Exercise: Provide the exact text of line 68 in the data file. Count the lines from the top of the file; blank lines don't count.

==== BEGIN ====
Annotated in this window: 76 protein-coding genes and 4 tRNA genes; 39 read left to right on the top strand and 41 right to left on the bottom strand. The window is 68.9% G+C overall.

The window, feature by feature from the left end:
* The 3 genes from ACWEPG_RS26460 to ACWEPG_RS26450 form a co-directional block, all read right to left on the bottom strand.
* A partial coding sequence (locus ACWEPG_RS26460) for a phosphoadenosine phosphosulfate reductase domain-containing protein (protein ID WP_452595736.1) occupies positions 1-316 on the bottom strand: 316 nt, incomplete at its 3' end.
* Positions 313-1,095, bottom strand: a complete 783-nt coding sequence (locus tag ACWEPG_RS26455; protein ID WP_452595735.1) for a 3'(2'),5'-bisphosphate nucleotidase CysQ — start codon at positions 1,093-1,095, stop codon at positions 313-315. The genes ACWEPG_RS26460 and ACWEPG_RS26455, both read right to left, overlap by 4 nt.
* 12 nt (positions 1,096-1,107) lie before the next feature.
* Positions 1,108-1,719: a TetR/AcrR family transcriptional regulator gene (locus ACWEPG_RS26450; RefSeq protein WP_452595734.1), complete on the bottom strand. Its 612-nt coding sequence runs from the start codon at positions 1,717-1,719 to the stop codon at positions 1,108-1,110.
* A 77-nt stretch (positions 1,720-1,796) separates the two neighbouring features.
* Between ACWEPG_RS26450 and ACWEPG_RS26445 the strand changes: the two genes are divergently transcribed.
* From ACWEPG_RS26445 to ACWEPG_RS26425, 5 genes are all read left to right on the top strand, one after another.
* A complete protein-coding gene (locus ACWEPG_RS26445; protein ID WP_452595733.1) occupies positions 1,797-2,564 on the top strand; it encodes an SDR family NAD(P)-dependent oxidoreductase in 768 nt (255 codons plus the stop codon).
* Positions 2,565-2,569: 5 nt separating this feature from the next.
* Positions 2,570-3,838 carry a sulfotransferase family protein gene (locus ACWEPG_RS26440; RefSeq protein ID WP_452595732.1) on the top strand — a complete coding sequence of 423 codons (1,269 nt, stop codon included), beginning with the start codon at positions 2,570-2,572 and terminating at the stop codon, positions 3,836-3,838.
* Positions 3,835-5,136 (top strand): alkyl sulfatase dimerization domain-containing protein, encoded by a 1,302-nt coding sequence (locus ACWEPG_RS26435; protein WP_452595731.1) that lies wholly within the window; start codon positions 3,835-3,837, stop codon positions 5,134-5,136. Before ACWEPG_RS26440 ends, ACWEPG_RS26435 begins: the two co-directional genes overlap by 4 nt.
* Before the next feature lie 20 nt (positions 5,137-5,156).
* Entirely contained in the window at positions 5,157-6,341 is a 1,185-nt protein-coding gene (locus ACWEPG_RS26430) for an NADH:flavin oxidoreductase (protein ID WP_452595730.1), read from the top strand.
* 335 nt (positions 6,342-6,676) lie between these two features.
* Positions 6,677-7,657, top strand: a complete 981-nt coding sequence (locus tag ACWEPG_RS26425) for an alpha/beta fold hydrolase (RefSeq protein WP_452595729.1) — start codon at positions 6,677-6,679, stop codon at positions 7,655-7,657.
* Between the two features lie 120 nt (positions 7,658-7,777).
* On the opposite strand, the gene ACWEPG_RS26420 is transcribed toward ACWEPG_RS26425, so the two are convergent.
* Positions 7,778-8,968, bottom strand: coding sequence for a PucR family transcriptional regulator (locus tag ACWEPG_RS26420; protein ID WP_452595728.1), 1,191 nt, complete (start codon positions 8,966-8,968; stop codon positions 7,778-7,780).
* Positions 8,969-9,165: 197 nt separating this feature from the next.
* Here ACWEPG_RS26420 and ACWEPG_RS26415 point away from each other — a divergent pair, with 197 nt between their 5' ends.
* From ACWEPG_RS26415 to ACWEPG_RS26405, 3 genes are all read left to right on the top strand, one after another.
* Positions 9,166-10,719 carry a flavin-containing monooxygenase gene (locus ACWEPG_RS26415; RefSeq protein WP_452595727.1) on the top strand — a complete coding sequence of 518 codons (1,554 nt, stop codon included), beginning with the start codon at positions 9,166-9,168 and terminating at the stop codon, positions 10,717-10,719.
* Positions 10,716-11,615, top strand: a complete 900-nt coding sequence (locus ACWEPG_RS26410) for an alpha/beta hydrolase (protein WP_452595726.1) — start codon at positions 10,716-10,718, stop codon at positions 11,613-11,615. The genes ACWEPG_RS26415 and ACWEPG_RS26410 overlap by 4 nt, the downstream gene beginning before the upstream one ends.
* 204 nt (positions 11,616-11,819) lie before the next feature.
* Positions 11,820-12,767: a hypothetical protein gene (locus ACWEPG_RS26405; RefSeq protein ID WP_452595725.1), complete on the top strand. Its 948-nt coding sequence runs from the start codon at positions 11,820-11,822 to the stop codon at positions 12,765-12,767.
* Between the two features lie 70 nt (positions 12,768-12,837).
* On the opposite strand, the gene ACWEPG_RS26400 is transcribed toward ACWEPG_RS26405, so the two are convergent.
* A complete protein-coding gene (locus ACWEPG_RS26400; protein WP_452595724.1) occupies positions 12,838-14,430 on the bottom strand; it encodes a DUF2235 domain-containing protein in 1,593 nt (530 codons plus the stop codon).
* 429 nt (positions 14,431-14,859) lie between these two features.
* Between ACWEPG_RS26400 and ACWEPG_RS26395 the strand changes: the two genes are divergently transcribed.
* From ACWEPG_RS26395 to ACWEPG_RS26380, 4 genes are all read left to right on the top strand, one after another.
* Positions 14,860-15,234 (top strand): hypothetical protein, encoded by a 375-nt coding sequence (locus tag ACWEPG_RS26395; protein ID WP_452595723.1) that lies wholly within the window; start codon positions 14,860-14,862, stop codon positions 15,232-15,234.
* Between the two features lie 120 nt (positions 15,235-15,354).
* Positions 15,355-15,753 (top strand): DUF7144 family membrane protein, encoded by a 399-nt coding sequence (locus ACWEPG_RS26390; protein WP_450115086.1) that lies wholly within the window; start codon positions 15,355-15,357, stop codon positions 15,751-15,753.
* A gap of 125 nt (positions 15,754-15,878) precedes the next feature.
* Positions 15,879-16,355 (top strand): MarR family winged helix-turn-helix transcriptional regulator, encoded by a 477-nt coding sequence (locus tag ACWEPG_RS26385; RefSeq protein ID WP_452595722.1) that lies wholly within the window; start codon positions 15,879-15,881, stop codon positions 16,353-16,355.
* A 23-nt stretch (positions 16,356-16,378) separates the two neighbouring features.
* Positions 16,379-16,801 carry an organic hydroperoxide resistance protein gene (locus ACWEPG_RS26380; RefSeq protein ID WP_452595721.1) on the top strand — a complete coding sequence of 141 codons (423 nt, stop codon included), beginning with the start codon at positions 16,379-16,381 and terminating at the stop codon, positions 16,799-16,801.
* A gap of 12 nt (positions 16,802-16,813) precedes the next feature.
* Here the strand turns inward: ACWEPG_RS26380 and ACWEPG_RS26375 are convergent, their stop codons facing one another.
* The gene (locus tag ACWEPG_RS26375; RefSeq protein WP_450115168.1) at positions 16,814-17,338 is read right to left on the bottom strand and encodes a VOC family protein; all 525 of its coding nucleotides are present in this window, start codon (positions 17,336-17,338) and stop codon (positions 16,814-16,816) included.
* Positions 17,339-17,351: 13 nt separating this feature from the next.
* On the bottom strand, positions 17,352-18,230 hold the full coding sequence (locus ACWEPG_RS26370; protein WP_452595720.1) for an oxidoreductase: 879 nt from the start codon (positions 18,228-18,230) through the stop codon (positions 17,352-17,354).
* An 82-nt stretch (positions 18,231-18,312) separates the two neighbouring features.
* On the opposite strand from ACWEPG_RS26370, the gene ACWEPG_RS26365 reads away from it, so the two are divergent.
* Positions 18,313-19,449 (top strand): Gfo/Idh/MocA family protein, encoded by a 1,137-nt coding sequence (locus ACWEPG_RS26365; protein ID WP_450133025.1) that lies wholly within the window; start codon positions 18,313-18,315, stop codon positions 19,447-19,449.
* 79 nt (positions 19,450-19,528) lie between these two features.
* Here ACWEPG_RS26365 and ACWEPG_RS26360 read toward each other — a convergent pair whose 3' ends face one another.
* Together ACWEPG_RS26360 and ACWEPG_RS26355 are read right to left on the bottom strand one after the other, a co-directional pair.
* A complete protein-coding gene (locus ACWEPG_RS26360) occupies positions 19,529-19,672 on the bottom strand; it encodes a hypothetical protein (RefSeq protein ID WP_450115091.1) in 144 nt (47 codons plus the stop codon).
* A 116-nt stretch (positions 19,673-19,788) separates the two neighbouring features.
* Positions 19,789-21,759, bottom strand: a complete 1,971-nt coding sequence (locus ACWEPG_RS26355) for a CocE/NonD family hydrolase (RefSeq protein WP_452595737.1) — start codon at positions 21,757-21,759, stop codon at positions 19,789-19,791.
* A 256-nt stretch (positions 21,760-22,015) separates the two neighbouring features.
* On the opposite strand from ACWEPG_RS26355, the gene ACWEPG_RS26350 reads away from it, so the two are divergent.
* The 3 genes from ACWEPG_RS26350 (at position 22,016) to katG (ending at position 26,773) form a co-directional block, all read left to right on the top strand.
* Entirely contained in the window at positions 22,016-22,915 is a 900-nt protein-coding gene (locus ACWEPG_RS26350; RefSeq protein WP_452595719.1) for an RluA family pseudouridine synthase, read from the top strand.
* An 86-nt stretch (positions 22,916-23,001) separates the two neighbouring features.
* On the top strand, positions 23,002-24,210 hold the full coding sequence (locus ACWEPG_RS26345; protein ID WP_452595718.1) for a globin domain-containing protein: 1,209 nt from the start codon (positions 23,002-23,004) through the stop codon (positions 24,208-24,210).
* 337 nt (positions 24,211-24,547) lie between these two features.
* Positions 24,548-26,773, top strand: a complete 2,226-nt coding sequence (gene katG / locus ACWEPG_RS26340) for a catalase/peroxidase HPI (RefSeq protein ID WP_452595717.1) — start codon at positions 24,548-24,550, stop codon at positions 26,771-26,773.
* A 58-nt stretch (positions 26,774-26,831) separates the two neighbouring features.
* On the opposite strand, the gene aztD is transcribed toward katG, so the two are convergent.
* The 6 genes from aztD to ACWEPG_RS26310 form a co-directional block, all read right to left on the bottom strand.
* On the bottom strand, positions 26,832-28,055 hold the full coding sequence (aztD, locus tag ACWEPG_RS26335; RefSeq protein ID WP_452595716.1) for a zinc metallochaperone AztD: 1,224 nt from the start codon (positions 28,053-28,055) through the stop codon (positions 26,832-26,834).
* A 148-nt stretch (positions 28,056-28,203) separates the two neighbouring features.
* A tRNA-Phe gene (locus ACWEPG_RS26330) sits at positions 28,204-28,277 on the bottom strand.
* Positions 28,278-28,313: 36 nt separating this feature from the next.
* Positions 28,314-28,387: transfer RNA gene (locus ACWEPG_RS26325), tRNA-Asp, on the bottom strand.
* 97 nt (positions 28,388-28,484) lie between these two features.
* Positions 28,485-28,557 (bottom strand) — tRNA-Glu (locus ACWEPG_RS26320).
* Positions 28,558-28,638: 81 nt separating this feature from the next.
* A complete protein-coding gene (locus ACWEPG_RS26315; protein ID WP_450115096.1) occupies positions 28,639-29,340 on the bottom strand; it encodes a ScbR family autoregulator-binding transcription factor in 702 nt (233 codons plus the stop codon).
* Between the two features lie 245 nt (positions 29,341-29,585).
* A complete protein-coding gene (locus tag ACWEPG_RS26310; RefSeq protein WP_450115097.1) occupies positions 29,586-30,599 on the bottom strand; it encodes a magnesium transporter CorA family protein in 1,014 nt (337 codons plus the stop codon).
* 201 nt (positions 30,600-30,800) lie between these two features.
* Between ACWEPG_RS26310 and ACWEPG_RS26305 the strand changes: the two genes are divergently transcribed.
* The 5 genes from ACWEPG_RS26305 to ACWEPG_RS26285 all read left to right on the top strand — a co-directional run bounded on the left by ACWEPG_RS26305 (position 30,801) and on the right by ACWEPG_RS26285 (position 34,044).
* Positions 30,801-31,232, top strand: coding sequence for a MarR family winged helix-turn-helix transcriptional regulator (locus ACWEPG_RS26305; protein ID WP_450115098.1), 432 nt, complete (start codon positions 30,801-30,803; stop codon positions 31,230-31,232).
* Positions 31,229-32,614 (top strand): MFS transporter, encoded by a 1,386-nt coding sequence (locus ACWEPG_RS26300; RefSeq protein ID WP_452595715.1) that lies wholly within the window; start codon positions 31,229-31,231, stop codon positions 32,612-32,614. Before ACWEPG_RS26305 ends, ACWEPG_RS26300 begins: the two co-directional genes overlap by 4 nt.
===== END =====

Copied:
* A 148-nt stretch (positions 28,056-28,203) separates the two neighbouring features.